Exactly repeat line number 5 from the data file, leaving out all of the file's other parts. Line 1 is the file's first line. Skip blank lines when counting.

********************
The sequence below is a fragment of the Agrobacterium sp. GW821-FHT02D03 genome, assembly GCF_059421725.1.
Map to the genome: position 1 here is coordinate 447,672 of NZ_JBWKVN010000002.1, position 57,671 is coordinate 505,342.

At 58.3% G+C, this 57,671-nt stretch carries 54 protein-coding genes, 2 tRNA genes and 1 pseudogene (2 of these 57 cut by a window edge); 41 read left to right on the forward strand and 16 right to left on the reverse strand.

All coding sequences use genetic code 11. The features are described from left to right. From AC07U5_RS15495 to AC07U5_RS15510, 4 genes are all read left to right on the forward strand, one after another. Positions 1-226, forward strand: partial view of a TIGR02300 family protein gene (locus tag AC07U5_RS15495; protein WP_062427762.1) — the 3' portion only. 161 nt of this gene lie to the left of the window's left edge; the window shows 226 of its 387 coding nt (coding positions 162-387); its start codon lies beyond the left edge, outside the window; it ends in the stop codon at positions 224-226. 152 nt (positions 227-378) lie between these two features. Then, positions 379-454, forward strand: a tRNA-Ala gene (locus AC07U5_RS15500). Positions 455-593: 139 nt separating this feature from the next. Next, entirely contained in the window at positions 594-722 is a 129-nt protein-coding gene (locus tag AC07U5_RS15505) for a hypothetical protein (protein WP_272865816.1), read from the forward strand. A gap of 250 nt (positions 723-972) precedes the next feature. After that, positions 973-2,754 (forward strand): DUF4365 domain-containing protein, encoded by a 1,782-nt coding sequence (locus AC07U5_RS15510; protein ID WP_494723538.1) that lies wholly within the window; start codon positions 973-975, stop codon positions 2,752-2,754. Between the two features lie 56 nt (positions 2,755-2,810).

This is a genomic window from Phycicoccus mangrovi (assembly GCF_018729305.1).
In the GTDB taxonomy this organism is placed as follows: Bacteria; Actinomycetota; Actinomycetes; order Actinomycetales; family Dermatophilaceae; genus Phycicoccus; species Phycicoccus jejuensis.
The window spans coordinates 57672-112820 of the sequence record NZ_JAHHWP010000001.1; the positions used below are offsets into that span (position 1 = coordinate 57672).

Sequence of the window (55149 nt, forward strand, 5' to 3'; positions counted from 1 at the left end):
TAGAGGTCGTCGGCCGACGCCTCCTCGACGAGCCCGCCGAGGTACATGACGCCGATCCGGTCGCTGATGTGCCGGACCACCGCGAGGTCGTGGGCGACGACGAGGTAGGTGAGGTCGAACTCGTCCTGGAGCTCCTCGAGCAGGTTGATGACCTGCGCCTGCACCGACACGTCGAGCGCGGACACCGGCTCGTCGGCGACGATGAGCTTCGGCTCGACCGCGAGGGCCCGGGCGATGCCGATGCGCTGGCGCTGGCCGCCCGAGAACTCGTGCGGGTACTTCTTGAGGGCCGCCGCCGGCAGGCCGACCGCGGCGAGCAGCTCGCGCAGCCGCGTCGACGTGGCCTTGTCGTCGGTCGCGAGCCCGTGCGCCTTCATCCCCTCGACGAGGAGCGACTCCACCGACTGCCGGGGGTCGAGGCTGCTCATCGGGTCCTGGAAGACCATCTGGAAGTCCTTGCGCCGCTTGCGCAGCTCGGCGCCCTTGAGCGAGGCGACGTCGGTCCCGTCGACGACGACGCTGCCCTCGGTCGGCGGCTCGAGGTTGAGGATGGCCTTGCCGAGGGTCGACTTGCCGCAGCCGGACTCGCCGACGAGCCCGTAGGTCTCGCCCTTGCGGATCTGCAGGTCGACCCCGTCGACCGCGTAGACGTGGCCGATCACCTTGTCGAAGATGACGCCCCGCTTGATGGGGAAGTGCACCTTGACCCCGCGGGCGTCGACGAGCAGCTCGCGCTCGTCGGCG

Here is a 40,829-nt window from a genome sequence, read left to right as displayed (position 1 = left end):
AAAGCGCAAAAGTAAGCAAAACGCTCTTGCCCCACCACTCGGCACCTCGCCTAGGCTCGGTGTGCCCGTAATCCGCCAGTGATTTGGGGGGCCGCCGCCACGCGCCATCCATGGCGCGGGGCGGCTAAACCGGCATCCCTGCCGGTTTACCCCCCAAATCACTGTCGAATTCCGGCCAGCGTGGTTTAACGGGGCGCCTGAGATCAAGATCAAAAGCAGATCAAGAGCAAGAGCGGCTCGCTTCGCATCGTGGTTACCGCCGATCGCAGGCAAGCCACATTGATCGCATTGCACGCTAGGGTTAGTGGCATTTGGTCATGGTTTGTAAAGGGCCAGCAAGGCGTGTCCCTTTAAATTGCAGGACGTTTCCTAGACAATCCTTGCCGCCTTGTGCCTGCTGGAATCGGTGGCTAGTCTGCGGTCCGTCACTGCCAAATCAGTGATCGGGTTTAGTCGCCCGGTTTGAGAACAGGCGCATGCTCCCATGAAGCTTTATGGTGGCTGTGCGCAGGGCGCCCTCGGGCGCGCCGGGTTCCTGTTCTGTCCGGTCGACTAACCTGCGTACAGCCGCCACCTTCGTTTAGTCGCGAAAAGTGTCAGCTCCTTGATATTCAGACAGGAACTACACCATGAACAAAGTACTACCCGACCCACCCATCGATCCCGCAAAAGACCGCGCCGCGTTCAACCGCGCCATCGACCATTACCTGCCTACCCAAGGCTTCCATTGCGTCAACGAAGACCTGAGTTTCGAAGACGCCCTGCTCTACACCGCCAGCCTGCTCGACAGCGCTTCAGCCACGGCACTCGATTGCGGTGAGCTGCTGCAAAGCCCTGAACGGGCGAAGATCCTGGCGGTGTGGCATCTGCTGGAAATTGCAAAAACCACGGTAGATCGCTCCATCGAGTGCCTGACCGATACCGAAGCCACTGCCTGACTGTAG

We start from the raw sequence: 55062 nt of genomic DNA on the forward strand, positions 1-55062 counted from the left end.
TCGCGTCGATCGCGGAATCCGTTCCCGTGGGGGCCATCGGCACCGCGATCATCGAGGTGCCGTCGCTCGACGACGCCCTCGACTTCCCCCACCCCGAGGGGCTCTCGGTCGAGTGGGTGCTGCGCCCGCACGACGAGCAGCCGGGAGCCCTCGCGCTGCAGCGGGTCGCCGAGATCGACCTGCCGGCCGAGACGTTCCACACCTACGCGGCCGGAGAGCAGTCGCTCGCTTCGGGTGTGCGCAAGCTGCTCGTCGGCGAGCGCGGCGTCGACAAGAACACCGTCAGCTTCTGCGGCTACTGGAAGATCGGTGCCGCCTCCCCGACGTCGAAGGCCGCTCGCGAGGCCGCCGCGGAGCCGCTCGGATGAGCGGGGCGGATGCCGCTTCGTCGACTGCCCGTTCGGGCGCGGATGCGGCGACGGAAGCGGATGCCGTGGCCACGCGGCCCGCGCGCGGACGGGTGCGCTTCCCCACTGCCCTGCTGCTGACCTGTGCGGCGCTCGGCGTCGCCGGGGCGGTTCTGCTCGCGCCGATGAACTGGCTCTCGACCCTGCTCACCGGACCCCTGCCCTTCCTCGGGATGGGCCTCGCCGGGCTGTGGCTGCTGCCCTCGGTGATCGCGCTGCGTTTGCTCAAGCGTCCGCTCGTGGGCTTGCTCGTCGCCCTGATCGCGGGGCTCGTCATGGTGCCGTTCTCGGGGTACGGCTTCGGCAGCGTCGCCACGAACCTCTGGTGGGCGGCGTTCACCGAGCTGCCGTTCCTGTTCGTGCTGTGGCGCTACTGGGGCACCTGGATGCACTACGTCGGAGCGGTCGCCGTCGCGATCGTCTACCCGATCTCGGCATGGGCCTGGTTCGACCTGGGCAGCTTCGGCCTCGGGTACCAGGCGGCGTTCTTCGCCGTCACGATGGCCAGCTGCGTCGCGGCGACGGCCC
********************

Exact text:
This is a genomic window from Phycicoccus mangrovi (assembly GCF_018729305.1).